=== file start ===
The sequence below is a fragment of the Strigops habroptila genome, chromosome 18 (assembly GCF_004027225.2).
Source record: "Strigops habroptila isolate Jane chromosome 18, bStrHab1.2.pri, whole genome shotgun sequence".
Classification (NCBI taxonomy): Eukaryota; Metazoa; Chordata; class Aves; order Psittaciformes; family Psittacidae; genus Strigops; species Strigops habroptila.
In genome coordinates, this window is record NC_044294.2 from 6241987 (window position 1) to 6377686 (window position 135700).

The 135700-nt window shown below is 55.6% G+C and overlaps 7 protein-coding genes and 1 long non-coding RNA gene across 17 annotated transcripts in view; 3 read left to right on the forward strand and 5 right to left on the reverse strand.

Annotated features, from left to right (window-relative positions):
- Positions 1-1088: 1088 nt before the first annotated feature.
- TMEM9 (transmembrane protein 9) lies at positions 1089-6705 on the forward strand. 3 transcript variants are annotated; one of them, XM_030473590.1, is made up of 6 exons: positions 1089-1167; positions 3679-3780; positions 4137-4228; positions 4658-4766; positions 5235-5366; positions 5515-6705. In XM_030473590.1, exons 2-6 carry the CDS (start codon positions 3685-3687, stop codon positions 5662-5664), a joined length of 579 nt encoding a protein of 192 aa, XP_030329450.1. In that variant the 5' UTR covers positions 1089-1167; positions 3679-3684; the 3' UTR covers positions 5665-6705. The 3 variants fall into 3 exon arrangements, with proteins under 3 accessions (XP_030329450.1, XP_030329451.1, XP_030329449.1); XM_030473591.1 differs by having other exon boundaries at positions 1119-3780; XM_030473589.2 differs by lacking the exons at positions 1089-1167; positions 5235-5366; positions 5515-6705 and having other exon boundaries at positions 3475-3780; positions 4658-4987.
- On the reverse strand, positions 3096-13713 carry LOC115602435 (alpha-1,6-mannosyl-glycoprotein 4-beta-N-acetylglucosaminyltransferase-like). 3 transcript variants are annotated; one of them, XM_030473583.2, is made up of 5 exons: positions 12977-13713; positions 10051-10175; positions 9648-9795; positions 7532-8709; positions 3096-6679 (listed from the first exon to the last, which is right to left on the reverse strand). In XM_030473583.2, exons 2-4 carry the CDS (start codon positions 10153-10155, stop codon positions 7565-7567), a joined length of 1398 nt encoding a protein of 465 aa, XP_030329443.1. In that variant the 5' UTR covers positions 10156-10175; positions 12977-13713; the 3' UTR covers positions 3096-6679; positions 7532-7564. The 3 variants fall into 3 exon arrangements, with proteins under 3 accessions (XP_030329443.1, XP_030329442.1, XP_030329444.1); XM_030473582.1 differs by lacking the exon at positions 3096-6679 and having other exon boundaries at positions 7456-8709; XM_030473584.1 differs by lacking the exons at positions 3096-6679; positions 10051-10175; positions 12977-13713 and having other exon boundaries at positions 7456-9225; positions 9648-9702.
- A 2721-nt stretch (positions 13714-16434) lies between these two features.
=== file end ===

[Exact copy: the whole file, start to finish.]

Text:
The sequence below is a fragment of the Strigops habroptila genome, chromosome 18 (assembly GCF_004027225.2).
Source record: "Strigops habroptila isolate Jane chromosome 18, bStrHab1.2.pri, whole genome shotgun sequence".
Classification (NCBI taxonomy): Eukaryota; Metazoa; Chordata; class Aves; order Psittaciformes; family Psittacidae; genus Strigops; species Strigops habroptila.
In genome coordinates, this window is record NC_044294.2 from 6241987 (window position 1) to 6377686 (window position 135700).

The 135700-nt window shown below is 55.6% G+C and overlaps 7 protein-coding genes and 1 long non-coding RNA gene across 17 annotated transcripts in view; 3 read left to right on the forward strand and 5 right to left on the reverse strand.

Annotated features, from left to right (window-relative positions):
- Positions 1-1088: 1088 nt before the first annotated feature.
- TMEM9 (transmembrane protein 9) lies at positions 1089-6705 on the forward strand. 3 transcript variants are annotated; one of them, XM_030473590.1, is made up of 6 exons: positions 1089-1167; positions 3679-3780; positions 4137-4228; positions 4658-4766; positions 5235-5366; positions 5515-6705. In XM_030473590.1, exons 2-6 carry the CDS (start codon positions 3685-3687, stop codon positions 5662-5664), a joined length of 579 nt encoding a protein of 192 aa, XP_030329450.1. In that variant the 5' UTR covers positions 1089-1167; positions 3679-3684; the 3' UTR covers positions 5665-6705. The 3 variants fall into 3 exon arrangements, with proteins under 3 accessions (XP_030329450.1, XP_030329451.1, XP_030329449.1); XM_030473591.1 differs by having other exon boundaries at positions 1119-3780; XM_030473589.2 differs by lacking the exons at positions 1089-1167; positions 5235-5366; positions 5515-6705 and having other exon boundaries at positions 3475-3780; positions 4658-4987.
- On the reverse strand, positions 3096-13713 carry LOC115602435 (alpha-1,6-mannosyl-glycoprotein 4-beta-N-acetylglucosaminyltransferase-like). 3 transcript variants are annotated; one of them, XM_030473583.2, is made up of 5 exons: positions 12977-13713; positions 10051-10175; positions 9648-9795; positions 7532-8709; positions 3096-6679 (listed from the first exon to the last, which is right to left on the reverse strand). In XM_030473583.2, exons 2-4 carry the CDS (start codon positions 10153-10155, stop codon positions 7565-7567), a joined length of 1398 nt encoding a protein of 465 aa, XP_030329443.1. In that variant the 5' UTR covers positions 10156-10175; positions 12977-13713; the 3' UTR covers positions 3096-6679; positions 7532-7564. The 3 variants fall into 3 exon arrangements, with proteins under 3 accessions (XP_030329443.1, XP_030329442.1, XP_030329444.1); XM_030473582.1 differs by lacking the exon at positions 3096-6679 and having other exon boundaries at positions 7456-8709; XM_030473584.1 differs by lacking the exons at positions 3096-6679; positions 10051-10175; positions 12977-13713 and having other exon boundaries at positions 7456-9225; positions 9648-9702.
- A 2721-nt stretch (positions 13714-16434) lies between these two features.